by Emily Bronte
The howling moors could not drown out the love of childhood sweethearts Catherine and Heathcliff, who manage to continue a paranormal affair even after Catherine's death. Death has not abated Heathcliff's adoration of his beloved, and he begs Catherine's spirit to haunt him always. With an obsession that would warrant a restraining order in today's world, Heathcliff is driven to cruelty by Catherine's demise, and his life is fueled by a preoccupation with revenge on Catherine's widower. In the end, Heathcliff starves himself to death and is buried beside his Catherine. Bronte's bittersweet story affirms that sometimes love can survive death.
Macbeth
Macbeth and Lady Macbeth
Macbeth,
by William Shakespeare
Proving that femme fatales preceded feminism, Lady Macbeth wields a weighty influence over her infatuated husband. When she urges him to seize the crown by murdering the current king, her infectious ambition takes hold, and the easily manipulated Macbeth takes measures to carry out the treasonous scheme. The wicked pair's connection is made only stronger by their shared secret, but their plans unravel when Lacy Macbeth dies. Left without his partner in crime, Macbeth is weakened, exposed, and killed. This play reminds of us of the infinite power of two - stronger together than apart.
Scarlett, Gone With the Wind
Scarlett O'Hara and Rhett Butler
Gone with the Wind,
by Margaret Mitchell
Proving that timing is everything, Scarlett O'Hara and Rhett Butler never seem to be quite in synch. Throughout the epic story, this tempestuous twosome experience passion but not permanence, and their stormy marriage reflects the surrounding Civil War battles. The flirtatious, promiscuous, and perpetually pursued Scarlett can't make up her mind between her many suitors. When she finally decides to settle on being happy with Rhett, her fickle nature has already driven him away. Hope springs eternal in our devious heroine, however, and the novel ends with Scarlett proclaiming, "Tomorrow is another day."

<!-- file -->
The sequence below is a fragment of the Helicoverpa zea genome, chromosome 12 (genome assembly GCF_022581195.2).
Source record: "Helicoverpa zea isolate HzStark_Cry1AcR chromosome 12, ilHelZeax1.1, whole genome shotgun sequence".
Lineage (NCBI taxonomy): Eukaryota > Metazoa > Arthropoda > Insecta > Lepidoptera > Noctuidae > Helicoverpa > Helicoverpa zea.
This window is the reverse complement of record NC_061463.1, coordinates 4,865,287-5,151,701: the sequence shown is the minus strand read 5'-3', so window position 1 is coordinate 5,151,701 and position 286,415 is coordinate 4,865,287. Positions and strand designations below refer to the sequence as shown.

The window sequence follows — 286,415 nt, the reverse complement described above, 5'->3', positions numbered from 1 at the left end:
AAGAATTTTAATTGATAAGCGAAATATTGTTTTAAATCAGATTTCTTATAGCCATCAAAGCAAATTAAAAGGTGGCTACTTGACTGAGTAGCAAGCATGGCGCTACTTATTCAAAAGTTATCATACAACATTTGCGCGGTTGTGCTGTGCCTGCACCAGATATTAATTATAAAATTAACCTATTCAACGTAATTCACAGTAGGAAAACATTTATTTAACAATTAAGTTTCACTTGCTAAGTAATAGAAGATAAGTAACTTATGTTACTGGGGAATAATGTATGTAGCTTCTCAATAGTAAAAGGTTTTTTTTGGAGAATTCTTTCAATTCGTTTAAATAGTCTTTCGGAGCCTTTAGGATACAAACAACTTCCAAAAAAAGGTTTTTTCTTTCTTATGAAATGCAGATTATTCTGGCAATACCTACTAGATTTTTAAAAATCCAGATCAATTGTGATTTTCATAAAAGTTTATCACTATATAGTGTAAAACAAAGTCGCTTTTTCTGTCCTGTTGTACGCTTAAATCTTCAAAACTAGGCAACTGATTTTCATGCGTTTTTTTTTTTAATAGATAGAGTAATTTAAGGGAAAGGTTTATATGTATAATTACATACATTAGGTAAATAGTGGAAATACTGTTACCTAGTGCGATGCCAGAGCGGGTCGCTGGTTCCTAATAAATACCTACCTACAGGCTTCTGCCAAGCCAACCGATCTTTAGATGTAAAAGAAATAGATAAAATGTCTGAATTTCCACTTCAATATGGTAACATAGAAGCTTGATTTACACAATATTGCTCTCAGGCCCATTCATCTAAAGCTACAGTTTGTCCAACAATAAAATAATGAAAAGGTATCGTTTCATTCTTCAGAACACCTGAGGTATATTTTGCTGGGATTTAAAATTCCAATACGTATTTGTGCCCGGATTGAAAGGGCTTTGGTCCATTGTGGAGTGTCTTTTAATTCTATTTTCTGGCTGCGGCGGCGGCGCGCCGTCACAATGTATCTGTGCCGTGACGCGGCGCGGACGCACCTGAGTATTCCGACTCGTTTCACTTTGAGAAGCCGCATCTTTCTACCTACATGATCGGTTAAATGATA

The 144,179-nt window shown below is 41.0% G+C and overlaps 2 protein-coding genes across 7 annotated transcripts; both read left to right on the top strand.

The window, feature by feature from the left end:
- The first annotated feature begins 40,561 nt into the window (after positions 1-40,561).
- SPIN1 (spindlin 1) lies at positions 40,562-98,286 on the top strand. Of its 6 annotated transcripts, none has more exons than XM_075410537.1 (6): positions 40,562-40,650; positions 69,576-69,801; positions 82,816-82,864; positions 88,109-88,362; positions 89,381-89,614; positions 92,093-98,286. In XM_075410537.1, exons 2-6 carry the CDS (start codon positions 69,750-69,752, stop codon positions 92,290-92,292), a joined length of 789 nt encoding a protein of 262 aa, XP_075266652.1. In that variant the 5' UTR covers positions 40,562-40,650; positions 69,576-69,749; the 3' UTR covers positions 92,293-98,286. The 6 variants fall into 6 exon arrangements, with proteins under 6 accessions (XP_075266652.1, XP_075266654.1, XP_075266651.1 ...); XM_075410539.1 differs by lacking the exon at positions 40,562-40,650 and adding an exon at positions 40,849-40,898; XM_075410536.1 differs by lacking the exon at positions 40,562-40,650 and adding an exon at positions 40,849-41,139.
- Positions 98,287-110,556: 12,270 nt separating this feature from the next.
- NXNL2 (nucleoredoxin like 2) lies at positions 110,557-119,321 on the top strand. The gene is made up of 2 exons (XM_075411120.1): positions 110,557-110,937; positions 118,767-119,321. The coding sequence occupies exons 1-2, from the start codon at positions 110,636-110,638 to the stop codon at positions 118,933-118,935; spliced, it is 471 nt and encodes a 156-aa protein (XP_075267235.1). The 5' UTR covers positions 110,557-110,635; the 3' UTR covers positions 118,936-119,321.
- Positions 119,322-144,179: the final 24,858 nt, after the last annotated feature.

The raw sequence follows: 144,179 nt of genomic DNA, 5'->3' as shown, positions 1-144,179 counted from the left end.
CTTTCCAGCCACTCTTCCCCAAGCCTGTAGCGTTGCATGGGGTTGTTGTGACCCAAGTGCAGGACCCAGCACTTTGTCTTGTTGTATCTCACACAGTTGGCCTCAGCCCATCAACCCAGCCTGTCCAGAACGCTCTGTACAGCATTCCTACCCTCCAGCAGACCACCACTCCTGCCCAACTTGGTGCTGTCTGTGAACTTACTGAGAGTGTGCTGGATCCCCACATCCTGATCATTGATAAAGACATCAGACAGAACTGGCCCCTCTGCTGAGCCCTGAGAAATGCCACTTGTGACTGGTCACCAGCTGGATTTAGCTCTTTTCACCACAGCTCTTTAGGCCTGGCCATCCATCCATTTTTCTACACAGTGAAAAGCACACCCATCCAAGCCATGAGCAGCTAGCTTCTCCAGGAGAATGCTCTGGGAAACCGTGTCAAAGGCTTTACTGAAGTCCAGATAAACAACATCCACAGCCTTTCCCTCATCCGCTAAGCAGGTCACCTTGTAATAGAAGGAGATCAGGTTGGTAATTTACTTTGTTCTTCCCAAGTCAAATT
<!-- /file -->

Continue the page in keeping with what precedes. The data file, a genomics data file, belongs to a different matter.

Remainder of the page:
Lancelot and Guinevere
Lancelot and Guinevere
Folk Legend
The love that rocked an entire kingdom, the illicit affair between Queen Guinevere and Sir Lancelot has been immortalized by storytellers for generations. The rogue Lancelot is knighted by King Arthur after he bravely rescues Guinevere from odious captors. However, unbeknownst to the King, his favorite new member of the Roundtable is in hot pursuit of the Queen. Their adulterous love proves poisonous when it contributes to Arthur's demise and leaves the lovers regretful and racked with enduring guilt.
Emma and Knightley
Emma, by Jane Austen
Emma and Knightley
Emma,
by Jane Austen
Austen once remarked that she created Emma as a character that no one would like but herself. Contrary to the author's intentions, and despite Emma's numerous flaws, the character is a most appealing and pleasing young woman. Emma's appeal is particularly noted by her neighbor and brother-in law, Mr. Knightley, who secretly pines for her. Vowing never to marry, Emma is content instead to play matchmaker -- to fruitless and hilarious results. She nonetheless finds herself a surprising and loving mate in her close friend, George Knightley.
Odyssey-Odysseus
Odysseus and Penelope
The Odyssey,
by Homer
Few couples understand sacrifice quite like this Greek pair. After being torn apart, they wait twenty long years to be reunited. War takes Odysseus away shortly after his marriage to Penelope. Although she has little hope of his return, she resists the 108 suitors who are anxious to replace her husband. Odysseus is equally devoted, refusing a beautiful sorceress's offer of everlasting love and eternal youth, so that he might return home to his wife and son. This Valentine's Day, take a cue from Homer, and remember that true love is worth waiting for.